John McIntyre, whom James Wolcott calls "the Dave Brubeck of the art and craft of copy editing," writes on language, editing, journalism, and random topics. Identifying his errors relieves him of the burden of omniscience. Write to firstname.lastname@example.org, befriend at Facebook, or follow at Twitter: @johnemcintyre. The original site, http://weblogs.baltimoresun.com/news/mcintyre/blog/, at www.baltimoresun.com/news/language-blog/, and now at https://www.baltimoresun.com/opinion/columnists/mcintyre/
Thursday, December 10, 2009
The foundation’s announcement describes me as the retired copy desk chief of The Baltimore Sun, which is not strictly accurate but more decorous than “sacked.” At any rate, I am happy to have an opportunity in my post-Sun career to perform some useful service to journalism.
I’m not sure that you want to be, either.
Foodie has been around for almost thirty years, and many people use it, without irony, to describe themselves. But the widespread use of the word has also provoked resistance. Let’s see where it falls on the range of terms for eaters.
A gourmet is a knowledgeable diner with refined tastes, at the highest level an epicure. A gastronome is also a connoisseur, perhaps more knowledgeable about the history and techniques of cookery than a gourmet, though the terms are often used interchangeably. A gourmand — frequently confused with gourmet — is someone who tucks in to food and drink enthusiastically, a trencherman, even a glutton at the extreme end of the range.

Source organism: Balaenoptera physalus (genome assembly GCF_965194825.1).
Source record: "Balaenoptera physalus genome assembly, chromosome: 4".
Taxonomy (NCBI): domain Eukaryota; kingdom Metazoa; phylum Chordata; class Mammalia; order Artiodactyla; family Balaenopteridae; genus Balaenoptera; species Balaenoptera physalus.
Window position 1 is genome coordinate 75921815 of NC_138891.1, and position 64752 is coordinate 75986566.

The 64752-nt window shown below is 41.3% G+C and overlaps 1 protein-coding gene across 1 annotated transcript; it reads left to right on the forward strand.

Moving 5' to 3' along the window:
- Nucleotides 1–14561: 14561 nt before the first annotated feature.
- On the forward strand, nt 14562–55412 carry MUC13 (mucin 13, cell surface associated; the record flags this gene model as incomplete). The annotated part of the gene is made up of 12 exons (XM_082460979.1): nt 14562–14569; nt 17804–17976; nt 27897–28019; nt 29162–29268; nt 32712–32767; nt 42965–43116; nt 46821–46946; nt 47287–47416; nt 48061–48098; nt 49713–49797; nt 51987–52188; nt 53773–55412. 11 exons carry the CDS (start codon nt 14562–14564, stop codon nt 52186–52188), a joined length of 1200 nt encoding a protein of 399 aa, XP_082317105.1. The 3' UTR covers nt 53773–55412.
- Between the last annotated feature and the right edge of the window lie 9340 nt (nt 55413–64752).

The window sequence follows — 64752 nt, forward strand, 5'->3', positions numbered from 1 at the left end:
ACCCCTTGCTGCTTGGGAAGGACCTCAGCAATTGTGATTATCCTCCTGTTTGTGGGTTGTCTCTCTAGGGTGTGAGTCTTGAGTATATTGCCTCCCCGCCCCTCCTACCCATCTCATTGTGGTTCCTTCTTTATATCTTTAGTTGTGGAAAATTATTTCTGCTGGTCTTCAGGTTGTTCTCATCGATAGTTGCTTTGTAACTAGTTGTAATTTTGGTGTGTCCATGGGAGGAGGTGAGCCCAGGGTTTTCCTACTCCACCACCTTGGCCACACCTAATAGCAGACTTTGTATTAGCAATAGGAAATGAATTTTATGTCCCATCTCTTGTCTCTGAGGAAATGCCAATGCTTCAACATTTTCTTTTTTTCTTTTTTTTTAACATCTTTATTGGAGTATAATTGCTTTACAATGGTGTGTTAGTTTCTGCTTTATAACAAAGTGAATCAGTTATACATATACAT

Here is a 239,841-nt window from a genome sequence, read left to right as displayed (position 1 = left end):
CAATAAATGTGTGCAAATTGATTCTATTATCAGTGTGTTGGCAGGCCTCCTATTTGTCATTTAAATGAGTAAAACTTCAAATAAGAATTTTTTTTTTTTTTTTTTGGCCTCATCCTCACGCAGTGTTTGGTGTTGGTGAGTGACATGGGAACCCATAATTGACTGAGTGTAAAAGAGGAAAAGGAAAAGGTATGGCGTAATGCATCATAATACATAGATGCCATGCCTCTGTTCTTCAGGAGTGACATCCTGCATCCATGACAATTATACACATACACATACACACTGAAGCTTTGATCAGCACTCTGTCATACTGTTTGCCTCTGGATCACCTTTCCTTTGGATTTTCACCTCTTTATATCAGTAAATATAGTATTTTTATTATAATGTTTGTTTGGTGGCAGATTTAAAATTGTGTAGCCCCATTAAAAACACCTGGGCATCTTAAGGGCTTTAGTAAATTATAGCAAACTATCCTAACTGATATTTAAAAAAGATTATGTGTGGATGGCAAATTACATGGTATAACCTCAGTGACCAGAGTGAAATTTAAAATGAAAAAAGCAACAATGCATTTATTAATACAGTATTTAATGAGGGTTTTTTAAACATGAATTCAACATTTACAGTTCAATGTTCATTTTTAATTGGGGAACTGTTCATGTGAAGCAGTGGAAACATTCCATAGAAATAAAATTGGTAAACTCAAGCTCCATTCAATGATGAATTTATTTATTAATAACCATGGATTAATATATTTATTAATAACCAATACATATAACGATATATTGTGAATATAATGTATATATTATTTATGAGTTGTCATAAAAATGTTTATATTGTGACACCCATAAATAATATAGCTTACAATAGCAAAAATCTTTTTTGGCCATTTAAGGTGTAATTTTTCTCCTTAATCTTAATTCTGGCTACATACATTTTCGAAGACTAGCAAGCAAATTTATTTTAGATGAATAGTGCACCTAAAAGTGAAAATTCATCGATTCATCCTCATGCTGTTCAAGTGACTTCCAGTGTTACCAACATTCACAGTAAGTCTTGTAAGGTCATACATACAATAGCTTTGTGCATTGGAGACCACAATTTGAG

And now we have to fit foodie in, by examining connotations. Gourmet, gastronome, and epicure, all venerable words, suggest a diner who is thoroughly acquainted with traditional cuisines. As such, the words hint at pretentiousness or class-consciousness. A foodie appears to be an enthusiast for novelty, willing to try new things and aware of what is currently fashionable; he or she may well be pretentious, not in the traditional manner, but in the manner of one who is and must be au courant. The foodie may or may not have specialized knowledge — I am gathering this from blog comments by self-described foodies — but may simply be someone who likes to talk about cooking and dining out. The term is too loose to be terribly helpful.
That –ie suffix is also a problem with the word. In English, it often represents a diminutive, and to call oneself a foodie is to suggest fandom, perhaps to a risible degree. Think Trekkie.
Like it or not, use it or not, we appear to be stuck with it. As we are with reality shows.
*Sorry, Sarah Kelber.